There's no question the last few years have been a boom time for the housing market in Champaign County.
Interest rates were at historic lows. New homes popped up to expand the fringes of Champaign, Urbana and their suburbs. "Sold" signs appeared in a matter of days after "for sale" signs. Home prices kept creeping – and leaping – upward.
"There was a desperation to people purchasing homes: 'I have to have it; I can't lose out on these interest rates!' " said Joanne Chester, an assessor in Champaign County for the last 32 years. "When interest rates go down, property values go up, and they've been going up since the late 1990s."
But will they keep going up?
Though home prices continue to rise and interest rates are still low, experts say the local housing market is slowing slightly – not like a bubble bursting, but more like a balloon letting out a little air, said Bill Craig, a RE/MAX Realtor in Champaign and board president of the Champaign County Association of Realtors.
That doesn't mean home prices – or values – are going down, but rather that homes are not increasing in value at the same pace as earlier in the decade. So home sellers might have to wait a little longer or do a little more bargaining to get their home sold.
"In the crystal ball, I think sales will be good," said David Strang, senior vice president at Busey Bank. "But I think we won't see the appreciation (that we have seen).
"It will probably be a little more of a buyer's market this year."
Jeff and Stephanie Ross are banking on finding that buyer.
Six and a half years ago, the couple moved to a spacious house in southwest Champaign, perfect for themselves and their seven kids, some of whom were still living at home. Now, their kids are almost all out of the house, and the Rosses want to downsize.
They've purchased a smaller "fixer-upper" house in rural Champaign. Shortly after Thanksgiving, they put their current home up as a "for sale by owner."
They said they're not worried about finding someone to buy the home.
"It's going to get sold; it's just a matter of when," Jeff said. "In the housing market in Champaign, because of the demand, you have a tremendous turnover."
Based on 2002-05 statistics from the Champaign County Supervisor of Assessments, average home prices have increased annually, but the percentage of increase has gone down, from a 13.5 percent rise from 2002 to 2003 to 3 percent from 2004 to 2005. During that time, the average home price in the county has gone from $121,139 to $145,901.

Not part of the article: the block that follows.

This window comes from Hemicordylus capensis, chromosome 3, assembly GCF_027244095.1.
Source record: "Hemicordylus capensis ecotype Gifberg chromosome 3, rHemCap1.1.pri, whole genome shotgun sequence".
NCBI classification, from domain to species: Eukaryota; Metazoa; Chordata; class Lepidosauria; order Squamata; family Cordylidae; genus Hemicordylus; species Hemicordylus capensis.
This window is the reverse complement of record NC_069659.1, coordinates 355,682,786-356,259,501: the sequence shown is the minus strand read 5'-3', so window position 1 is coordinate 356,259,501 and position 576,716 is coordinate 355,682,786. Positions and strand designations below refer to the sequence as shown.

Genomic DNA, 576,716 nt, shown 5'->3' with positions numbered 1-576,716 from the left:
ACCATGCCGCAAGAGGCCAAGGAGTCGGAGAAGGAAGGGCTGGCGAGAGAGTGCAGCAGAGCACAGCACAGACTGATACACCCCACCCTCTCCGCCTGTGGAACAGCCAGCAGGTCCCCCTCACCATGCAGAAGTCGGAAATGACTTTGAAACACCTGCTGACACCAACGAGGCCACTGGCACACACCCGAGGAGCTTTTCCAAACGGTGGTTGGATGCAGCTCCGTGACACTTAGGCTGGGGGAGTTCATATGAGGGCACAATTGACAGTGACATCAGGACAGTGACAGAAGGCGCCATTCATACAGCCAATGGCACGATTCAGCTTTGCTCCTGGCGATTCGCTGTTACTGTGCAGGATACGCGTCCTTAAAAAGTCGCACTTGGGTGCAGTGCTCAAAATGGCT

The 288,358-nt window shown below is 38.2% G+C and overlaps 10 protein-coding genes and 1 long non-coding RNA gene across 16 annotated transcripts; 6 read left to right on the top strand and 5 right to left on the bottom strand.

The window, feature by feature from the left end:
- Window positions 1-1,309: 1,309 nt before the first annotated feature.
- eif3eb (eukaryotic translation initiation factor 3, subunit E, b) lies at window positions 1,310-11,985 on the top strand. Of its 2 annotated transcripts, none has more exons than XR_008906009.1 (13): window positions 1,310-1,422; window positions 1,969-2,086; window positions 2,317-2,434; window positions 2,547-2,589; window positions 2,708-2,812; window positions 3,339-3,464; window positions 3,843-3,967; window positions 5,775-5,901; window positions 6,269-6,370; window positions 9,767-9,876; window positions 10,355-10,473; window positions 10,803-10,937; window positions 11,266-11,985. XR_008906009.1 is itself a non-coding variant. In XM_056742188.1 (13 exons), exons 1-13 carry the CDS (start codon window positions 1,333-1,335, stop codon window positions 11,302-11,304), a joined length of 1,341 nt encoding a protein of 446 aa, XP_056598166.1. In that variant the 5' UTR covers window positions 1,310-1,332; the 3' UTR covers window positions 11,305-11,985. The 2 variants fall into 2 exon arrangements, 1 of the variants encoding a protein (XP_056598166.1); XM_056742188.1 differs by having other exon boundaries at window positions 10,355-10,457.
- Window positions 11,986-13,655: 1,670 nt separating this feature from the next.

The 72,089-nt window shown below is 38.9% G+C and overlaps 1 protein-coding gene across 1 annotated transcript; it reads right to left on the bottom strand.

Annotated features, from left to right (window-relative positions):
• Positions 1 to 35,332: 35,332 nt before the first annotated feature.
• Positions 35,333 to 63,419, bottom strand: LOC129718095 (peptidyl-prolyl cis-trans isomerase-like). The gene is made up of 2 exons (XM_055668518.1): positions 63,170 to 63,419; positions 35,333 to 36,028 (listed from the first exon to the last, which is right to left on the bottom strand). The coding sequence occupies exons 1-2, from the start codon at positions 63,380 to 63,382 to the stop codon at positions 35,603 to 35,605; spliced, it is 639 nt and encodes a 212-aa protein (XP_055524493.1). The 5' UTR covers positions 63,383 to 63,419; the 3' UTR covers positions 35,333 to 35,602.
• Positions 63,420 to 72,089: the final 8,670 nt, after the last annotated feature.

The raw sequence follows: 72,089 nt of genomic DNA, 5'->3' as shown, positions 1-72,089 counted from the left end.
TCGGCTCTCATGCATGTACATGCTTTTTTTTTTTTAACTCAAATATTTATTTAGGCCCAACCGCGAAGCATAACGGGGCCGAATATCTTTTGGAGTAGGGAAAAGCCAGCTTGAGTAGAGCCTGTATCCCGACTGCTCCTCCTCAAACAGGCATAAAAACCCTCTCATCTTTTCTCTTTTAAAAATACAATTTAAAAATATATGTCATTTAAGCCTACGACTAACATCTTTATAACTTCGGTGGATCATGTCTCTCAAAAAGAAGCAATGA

"We've had a very aggressive housing market," Craig said. He attributes much of that to the financially diverse and sometimes transient population the University of Illinois creates.
"The university really keeps things level," he said. "We're as cyclical as any other business, but we're not as high or as low."
Said Chester: "When places on the East Coast and West Coast would have downturns, we didn't really have that here because (the housing market) never became so overinflated."
However, local prices have increased so quickly that current homeowners, who are taxed according to property value for the prior three years, are often charged less in property tax than they should for the current value of their home, said Curt Deedrich, supervisor of assessments for Champaign County.
"We're trying to catch up to the market," Deedrich said. "Assessments are going to continue to increase for at least another year."
Expect interest rates to increase as well.
According to the Federal Home Mortgage Group, or Freddie Mac, 30-year fixed-rate mortgages fell to 5.23 percent in June 2003, the lowest rate since the organization began tracking mortgage rates in 1971.
"It really stimulated the market," Strang said. "People could afford more."
Since then, average interest rates have surpassed 6 percent in the latter months of 2005. Strang said he expects rates to go up about half a percent in the next year.
"It's all relative," he said. "The rate environment is still good ... but in comparison to a couple of years ago it seems high."
For her part, Chester remembers 18 percent interest rates and said 6 percent is still low. She said the combination of interest rates, a bustling market and smaller average plots of land have enabled many people to buy homes.
The low interest rates enabled John Lynch and his family to buy a home after years of renting.
"We just wanted to have something that would build equity," he said.
He also wanted a ranch home in southwest Champaign in his price range.
After three or four viewings, he found one. "Everything just hit it at the right time."
The Lynch family moved into its new home in July, and Lynch said he feels it only will increase in value.
"They found, I think, a good formula to enable home ownership," Chester said, "which has always been a really impor-tant part of the American dream: to own your own home and not have to pay rent."